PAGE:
Sunday, May 9, 2010

Cool & Gray

yet perfect for a ride... rolling out in a few; hit me up if you're coming.

and brief blurb by Kyle von Hoetzendorff over at Embrocation

"I do not consider my self an athlete; rather I prefer to think of myself as more of a fitness hobbyist or an exercise layman. An athlete in my mind is akin to an ascetic, roaming the forest primeval finding sustenance in hope, constantly searching for the answer to their ultimate question. In the case of a true athlete, and this is only an assumption, the ultimate question has to be how far can I push myself, what are my furthest limits, when I find them will I by able to surpass them, repeat? Ego, over-bearing parents, and self-esteem issues can help to get one started, even work to sustain ambition but in the end the athlete’s purity is his or her own curiosity as to what is possible. To those out there that follow this path, my hat is off too you, fortunate or not I do not consider myself to be one of your ilk.

Why wax philosophical about the tenants of athleticism? The other morning I found myself not wanting to go for a bike ride; not wanting to get out and pedal, face the wind, the traffic, and the hurt. I realized that for athletes, true athletes, this must happen with horrible frequency. I am out on my bike, pedaling, musing and yet each moment hurt, even the downhill hurt.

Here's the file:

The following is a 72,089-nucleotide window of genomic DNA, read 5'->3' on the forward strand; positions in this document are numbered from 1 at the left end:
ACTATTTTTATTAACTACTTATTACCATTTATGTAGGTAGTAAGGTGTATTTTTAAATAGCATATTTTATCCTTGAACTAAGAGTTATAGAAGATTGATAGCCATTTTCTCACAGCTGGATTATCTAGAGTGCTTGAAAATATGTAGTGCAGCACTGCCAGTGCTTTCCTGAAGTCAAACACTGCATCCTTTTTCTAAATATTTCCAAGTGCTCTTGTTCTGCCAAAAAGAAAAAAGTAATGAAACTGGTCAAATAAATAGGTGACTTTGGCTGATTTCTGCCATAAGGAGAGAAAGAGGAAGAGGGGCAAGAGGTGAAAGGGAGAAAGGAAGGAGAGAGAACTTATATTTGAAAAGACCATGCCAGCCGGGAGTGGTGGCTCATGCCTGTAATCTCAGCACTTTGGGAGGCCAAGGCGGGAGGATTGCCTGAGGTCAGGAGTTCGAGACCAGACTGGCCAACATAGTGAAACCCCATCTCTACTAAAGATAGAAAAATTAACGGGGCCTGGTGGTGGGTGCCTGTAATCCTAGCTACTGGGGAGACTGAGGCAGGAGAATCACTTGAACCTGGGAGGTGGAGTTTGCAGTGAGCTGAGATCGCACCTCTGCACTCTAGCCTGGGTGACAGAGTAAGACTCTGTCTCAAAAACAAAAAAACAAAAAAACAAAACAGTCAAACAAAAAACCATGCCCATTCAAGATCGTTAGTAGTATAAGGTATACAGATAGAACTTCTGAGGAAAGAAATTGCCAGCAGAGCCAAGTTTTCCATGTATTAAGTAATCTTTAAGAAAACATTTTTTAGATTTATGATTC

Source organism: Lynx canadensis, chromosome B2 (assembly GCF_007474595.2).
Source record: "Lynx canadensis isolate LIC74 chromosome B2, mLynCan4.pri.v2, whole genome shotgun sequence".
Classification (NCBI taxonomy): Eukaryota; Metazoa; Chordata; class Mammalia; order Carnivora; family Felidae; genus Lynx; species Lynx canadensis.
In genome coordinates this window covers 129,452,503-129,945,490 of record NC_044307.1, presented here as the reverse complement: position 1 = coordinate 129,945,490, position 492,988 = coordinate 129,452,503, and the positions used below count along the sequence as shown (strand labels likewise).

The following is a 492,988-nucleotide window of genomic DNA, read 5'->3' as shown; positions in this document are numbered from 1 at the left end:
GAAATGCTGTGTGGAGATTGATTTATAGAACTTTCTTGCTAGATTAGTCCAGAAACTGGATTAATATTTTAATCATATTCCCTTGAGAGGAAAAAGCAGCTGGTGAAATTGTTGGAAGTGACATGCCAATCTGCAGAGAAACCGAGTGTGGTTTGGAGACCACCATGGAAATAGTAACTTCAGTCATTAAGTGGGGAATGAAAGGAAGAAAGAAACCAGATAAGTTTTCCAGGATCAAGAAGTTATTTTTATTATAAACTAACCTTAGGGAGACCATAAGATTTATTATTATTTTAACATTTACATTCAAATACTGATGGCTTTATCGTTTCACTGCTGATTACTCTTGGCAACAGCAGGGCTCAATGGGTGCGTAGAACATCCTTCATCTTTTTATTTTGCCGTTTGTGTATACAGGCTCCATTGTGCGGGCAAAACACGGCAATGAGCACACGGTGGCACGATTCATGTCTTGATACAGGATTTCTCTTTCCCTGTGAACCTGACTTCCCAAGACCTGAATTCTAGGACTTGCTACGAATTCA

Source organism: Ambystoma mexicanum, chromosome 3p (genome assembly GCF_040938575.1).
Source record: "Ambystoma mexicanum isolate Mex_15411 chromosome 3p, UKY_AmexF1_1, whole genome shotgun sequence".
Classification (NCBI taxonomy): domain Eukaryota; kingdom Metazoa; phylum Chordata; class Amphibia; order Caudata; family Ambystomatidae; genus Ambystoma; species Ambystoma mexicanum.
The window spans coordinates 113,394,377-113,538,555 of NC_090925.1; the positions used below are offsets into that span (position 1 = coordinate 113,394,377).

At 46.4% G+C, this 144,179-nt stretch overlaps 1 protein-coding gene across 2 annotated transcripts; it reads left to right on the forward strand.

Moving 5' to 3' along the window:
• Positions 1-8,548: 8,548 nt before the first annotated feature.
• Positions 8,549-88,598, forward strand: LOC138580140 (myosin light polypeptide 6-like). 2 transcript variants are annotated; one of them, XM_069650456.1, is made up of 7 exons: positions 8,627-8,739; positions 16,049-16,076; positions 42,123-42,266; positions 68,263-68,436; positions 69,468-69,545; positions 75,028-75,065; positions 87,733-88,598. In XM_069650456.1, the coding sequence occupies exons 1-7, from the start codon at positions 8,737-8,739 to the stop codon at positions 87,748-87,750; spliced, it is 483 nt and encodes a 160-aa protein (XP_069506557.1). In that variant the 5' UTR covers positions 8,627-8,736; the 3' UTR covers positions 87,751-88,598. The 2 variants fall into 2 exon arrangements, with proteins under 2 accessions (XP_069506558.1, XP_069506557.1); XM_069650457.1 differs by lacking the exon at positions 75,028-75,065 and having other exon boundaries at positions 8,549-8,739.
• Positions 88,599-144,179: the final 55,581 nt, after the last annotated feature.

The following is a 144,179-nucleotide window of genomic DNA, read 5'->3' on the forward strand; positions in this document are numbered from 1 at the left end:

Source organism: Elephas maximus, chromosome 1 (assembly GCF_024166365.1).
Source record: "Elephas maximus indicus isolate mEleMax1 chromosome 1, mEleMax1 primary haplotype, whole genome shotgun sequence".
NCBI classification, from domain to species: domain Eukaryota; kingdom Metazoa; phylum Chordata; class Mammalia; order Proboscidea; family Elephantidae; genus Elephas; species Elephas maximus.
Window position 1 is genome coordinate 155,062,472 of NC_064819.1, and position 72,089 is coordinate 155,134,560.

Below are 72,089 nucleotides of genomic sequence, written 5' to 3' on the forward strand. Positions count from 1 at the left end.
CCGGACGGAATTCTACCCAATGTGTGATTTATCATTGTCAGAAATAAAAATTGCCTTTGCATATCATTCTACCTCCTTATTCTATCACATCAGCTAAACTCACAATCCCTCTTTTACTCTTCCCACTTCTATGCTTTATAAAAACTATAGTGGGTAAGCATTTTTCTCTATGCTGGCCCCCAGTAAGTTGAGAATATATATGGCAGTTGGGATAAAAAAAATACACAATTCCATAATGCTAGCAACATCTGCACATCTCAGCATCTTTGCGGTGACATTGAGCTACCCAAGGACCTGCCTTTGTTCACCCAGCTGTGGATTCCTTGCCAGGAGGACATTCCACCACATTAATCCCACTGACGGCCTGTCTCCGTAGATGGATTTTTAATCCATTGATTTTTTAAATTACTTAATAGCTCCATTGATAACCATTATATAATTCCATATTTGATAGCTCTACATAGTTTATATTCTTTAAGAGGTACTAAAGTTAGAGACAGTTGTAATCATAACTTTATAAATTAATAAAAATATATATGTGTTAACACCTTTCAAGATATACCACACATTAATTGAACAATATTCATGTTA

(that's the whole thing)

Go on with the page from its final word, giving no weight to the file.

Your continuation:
The wind felt like it was tacking against me, my tires felt low, children seemed to be running out of their houses to point and laugh, adults seemed to be walking out of their houses to point and laugh, (note that they didn’t even care enough to run), underage girls paid no attention; underage boys felt no threat.

On top of all of this I got lost in the land of a couple acres, tin storage shacks, and hobbyist chainsaw artists. I should point out that I use the term lost here loosely. I wasn’t transported into the middle of the Taiga amongst the slender pines and the white snow. I had my little computer phone and I was still nominally inside the Portland metro area. I am not talking about being physically lost, I didn’t really know what I was doing and why I was out there. While Jad Abumrad and Robert Krulwich bantered about the physical realities of sound, the bone to water to hair connection that lets us listen, I was zoning out. Their radio show just another hum on top of hum on top of hum. I was instead thinking about the next hill, the next light, the next turn. I was at the point where you begin to hope for red lights, when you are ready to quit after each pedal stroke. I was just shy of defeated.

When I got home I didn’t feel like Conan the Barbarian wielding his death-bringer, a solitary warrior brooding atop a throne, depressed at the thought that all foes have been defeated. Nor did I feel like the worlds treadmill, to be walked over time and time again wholly destroyed. I felt satisfied and inspired knowing that I would go ride against my better judgment again, athlete or not."


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